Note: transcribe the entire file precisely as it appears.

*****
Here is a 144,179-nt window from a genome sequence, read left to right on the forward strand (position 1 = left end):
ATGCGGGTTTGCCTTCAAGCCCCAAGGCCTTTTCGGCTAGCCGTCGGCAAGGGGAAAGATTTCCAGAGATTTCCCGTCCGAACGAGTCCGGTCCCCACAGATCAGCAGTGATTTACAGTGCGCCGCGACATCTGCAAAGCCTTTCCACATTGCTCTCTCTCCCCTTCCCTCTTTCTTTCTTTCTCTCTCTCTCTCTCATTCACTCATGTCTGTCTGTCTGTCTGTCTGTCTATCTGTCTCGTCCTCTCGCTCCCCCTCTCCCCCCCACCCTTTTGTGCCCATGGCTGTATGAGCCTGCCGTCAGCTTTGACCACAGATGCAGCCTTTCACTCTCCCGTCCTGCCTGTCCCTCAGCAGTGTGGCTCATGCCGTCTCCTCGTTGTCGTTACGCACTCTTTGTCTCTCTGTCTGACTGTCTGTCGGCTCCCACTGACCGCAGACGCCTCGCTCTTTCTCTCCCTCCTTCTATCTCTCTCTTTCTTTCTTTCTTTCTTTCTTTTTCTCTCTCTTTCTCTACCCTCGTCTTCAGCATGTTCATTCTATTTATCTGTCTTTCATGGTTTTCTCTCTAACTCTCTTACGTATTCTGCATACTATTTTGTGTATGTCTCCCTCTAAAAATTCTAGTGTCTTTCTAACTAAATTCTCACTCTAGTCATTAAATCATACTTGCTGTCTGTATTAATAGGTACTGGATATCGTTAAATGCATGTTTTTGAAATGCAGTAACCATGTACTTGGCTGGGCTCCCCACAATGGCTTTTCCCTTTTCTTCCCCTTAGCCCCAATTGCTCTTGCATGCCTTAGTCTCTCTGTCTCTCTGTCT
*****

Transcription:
Here is a 144,179-nt window from a genome sequence, read left to right on the forward strand (position 1 = left end):
ATGCGGGTTTGCCTTCAAGCCCCAAGGCCTTTTCGGCTAGCCGTCGGCAAGGGGAAAGATTTCCAGAGATTTCCCGTCCGAACGAGTCCGGTCCCCACAGATCAGCAGTGATTTACAGTGCGCCGCGACATCTGCAAAGCCTTTCCACATTGCTCTCTCTCCCCTTCCCTCTTTCTTTCTTTCTCTCTCTCTCTCTCATTCACTCATGTCTGTCTGTCTGTCTGTCTGTCTATCTGTCTCGTCCTCTCGCTCCCCCTCTCCCCCCCACCCTTTTGTGCCCATGGCTGTATGAGCCTGCCGTCAGCTTTGACCACAGATGCAGCCTTTCACTCTCCCGTCCTGCCTGTCCCTCAGCAGTGTGGCTCATGCCGTCTCCTCGTTGTCGTTACGCACTCTTTGTCTCTCTGTCTGACTGTCTGTCGGCTCCCACTGACCGCAGACGCCTCGCTCTTTCTCTCCCTCCTTCTATCTCTCTCTTTCTTTCTTTCTTTCTTTCTTTTTCTCTCTCTTTCTCTACCCTCGTCTTCAGCATGTTCATTCTATTTATCTGTCTTTCATGGTTTTCTCTCTAACTCTCTTACGTATTCTGCATACTATTTTGTGTATGTCTCCCTCTAAAAATTCTAGTGTCTTTCTAACTAAATTCTCACTCTAGTCATTAAATCATACTTGCTGTCTGTATTAATAGGTACTGGATATCGTTAAATGCATGTTTTTGAAATGCAGTAACCATGTACTTGGCTGGGCTCCCCACAATGGCTTTTCCCTTTTCTTCCCCTTAGCCCCAATTGCTCTTGCATGCCTTAGTCTCTCTGTCTCTCTGTCT